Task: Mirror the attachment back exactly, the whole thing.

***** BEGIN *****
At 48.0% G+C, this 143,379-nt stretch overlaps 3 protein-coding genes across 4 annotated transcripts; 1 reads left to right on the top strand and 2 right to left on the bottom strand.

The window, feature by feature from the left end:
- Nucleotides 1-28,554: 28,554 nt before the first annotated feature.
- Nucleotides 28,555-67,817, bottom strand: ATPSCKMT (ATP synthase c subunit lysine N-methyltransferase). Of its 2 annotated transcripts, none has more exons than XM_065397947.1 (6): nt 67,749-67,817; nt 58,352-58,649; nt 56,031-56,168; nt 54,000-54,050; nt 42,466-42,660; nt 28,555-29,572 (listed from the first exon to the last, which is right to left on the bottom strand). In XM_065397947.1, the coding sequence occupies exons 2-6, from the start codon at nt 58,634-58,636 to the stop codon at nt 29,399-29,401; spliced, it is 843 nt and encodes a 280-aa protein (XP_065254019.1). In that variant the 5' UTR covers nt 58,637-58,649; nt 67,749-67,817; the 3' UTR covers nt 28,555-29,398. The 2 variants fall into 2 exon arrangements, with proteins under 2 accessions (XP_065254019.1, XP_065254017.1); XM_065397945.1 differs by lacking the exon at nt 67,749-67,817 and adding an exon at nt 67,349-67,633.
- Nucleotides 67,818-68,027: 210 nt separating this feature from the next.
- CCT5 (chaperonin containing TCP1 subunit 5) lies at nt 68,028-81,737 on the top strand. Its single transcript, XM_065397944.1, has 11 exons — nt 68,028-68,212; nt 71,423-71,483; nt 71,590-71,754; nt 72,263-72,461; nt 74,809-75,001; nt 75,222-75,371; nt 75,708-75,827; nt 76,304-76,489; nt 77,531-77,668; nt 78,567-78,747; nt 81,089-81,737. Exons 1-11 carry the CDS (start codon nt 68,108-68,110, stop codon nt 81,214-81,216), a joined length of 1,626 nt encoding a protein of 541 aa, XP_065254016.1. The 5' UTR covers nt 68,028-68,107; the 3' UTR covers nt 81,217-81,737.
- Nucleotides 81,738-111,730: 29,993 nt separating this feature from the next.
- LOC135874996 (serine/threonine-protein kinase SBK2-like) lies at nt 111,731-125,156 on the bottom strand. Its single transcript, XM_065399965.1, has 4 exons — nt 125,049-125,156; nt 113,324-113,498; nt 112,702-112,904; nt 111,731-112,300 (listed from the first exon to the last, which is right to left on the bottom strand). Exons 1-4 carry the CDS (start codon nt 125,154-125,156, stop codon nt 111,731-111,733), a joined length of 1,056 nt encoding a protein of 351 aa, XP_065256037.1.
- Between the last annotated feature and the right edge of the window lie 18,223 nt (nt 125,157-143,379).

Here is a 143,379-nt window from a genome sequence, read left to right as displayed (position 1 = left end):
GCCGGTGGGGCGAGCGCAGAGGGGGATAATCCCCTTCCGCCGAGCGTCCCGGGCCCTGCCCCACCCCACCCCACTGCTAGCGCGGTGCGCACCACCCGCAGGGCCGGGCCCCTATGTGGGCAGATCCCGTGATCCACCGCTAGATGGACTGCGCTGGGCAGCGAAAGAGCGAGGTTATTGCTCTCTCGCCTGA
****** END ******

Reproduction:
At 48.0% G+C, this 143,379-nt stretch overlaps 3 protein-coding genes across 4 annotated transcripts; 1 reads left to right on the top strand and 2 right to left on the bottom strand.

The window, feature by feature from the left end:
- Nucleotides 1-28,554: 28,554 nt before the first annotated feature.
- Nucleotides 28,555-67,817, bottom strand: ATPSCKMT (ATP synthase c subunit lysine N-methyltransferase). Of its 2 annotated transcripts, none has more exons than XM_065397947.1 (6): nt 67,749-67,817; nt 58,352-58,649; nt 56,031-56,168; nt 54,000-54,050; nt 42,466-42,660; nt 28,555-29,572 (listed from the first exon to the last, which is right to left on the bottom strand). In XM_065397947.1, the coding sequence occupies exons 2-6, from the start codon at nt 58,634-58,636 to the stop codon at nt 29,399-29,401; spliced, it is 843 nt and encodes a 280-aa protein (XP_065254019.1). In that variant the 5' UTR covers nt 58,637-58,649; nt 67,749-67,817; the 3' UTR covers nt 28,555-29,398. The 2 variants fall into 2 exon arrangements, with proteins under 2 accessions (XP_065254019.1, XP_065254017.1); XM_065397945.1 differs by lacking the exon at nt 67,749-67,817 and adding an exon at nt 67,349-67,633.
- Nucleotides 67,818-68,027: 210 nt separating this feature from the next.
- CCT5 (chaperonin containing TCP1 subunit 5) lies at nt 68,028-81,737 on the top strand. Its single transcript, XM_065397944.1, has 11 exons — nt 68,028-68,212; nt 71,423-71,483; nt 71,590-71,754; nt 72,263-72,461; nt 74,809-75,001; nt 75,222-75,371; nt 75,708-75,827; nt 76,304-76,489; nt 77,531-77,668; nt 78,567-78,747; nt 81,089-81,737. Exons 1-11 carry the CDS (start codon nt 68,108-68,110, stop codon nt 81,214-81,216), a joined length of 1,626 nt encoding a protein of 541 aa, XP_065254016.1. The 5' UTR covers nt 68,028-68,107; the 3' UTR covers nt 81,217-81,737.
- Nucleotides 81,738-111,730: 29,993 nt separating this feature from the next.
- LOC135874996 (serine/threonine-protein kinase SBK2-like) lies at nt 111,731-125,156 on the bottom strand. Its single transcript, XM_065399965.1, has 4 exons — nt 125,049-125,156; nt 113,324-113,498; nt 112,702-112,904; nt 111,731-112,300 (listed from the first exon to the last, which is right to left on the bottom strand). Exons 1-4 carry the CDS (start codon nt 125,154-125,156, stop codon nt 111,731-111,733), a joined length of 1,056 nt encoding a protein of 351 aa, XP_065256037.1.
- Between the last annotated feature and the right edge of the window lie 18,223 nt (nt 125,157-143,379).

Here is a 143,379-nt window from a genome sequence, read left to right as displayed (position 1 = left end):
GCCGGTGGGGCGAGCGCAGAGGGGGATAATCCCCTTCCGCCGAGCGTCCCGGGCCCTGCCCCACCCCACCCCACTGCTAGCGCGGTGCGCACCACCCGCAGGGCCGGGCCCCTATGTGGGCAGATCCCGTGATCCACCGCTAGATGGACTGCGCTGGGCAGCGAAAGAGCGAGGTTATTGCTCTCTCGCCTGA